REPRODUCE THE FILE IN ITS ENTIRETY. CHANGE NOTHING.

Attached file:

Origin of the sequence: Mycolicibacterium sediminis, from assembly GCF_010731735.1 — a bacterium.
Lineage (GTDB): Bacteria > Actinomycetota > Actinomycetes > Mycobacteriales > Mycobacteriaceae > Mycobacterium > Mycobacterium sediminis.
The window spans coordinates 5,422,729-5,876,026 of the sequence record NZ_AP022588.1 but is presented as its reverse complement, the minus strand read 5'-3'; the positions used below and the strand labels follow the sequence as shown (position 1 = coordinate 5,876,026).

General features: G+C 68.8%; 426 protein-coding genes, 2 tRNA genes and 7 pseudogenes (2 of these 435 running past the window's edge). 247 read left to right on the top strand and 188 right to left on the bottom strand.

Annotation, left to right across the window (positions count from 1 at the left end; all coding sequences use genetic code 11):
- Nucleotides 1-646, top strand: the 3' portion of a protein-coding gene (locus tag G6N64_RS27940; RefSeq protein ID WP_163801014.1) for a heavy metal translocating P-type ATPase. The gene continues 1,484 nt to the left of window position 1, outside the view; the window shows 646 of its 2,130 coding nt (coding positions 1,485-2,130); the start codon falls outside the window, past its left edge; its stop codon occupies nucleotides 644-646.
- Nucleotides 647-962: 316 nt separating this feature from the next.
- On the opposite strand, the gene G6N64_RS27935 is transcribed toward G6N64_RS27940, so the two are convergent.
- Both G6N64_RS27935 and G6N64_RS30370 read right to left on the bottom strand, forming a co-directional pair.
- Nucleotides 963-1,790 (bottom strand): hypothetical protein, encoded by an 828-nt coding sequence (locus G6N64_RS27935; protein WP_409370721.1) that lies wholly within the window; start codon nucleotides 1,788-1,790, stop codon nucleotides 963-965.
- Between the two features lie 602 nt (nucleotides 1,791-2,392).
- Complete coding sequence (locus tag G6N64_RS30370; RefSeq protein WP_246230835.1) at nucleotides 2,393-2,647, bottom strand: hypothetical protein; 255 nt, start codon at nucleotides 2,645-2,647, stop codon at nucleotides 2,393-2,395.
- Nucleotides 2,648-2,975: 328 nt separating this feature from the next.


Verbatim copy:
Origin of the sequence: Mycolicibacterium sediminis, from assembly GCF_010731735.1 — a bacterium.
Lineage (GTDB): Bacteria > Actinomycetota > Actinomycetes > Mycobacteriales > Mycobacteriaceae > Mycobacterium > Mycobacterium sediminis.
The window spans coordinates 5,422,729-5,876,026 of the sequence record NZ_AP022588.1 but is presented as its reverse complement, the minus strand read 5'-3'; the positions used below and the strand labels follow the sequence as shown (position 1 = coordinate 5,876,026).

General features: G+C 68.8%; 426 protein-coding genes, 2 tRNA genes and 7 pseudogenes (2 of these 435 running past the window's edge). 247 read left to right on the top strand and 188 right to left on the bottom strand.

Annotation, left to right across the window (positions count from 1 at the left end; all coding sequences use genetic code 11):
- Nucleotides 1-646, top strand: the 3' portion of a protein-coding gene (locus tag G6N64_RS27940; RefSeq protein ID WP_163801014.1) for a heavy metal translocating P-type ATPase. The gene continues 1,484 nt to the left of window position 1, outside the view; the window shows 646 of its 2,130 coding nt (coding positions 1,485-2,130); the start codon falls outside the window, past its left edge; its stop codon occupies nucleotides 644-646.
- Nucleotides 647-962: 316 nt separating this feature from the next.
- On the opposite strand, the gene G6N64_RS27935 is transcribed toward G6N64_RS27940, so the two are convergent.
- Both G6N64_RS27935 and G6N64_RS30370 read right to left on the bottom strand, forming a co-directional pair.
- Nucleotides 963-1,790 (bottom strand): hypothetical protein, encoded by an 828-nt coding sequence (locus G6N64_RS27935; protein WP_409370721.1) that lies wholly within the window; start codon nucleotides 1,788-1,790, stop codon nucleotides 963-965.
- Between the two features lie 602 nt (nucleotides 1,791-2,392).
- Complete coding sequence (locus tag G6N64_RS30370; RefSeq protein WP_246230835.1) at nucleotides 2,393-2,647, bottom strand: hypothetical protein; 255 nt, start codon at nucleotides 2,645-2,647, stop codon at nucleotides 2,393-2,395.
- Nucleotides 2,648-2,975: 328 nt separating this feature from the next.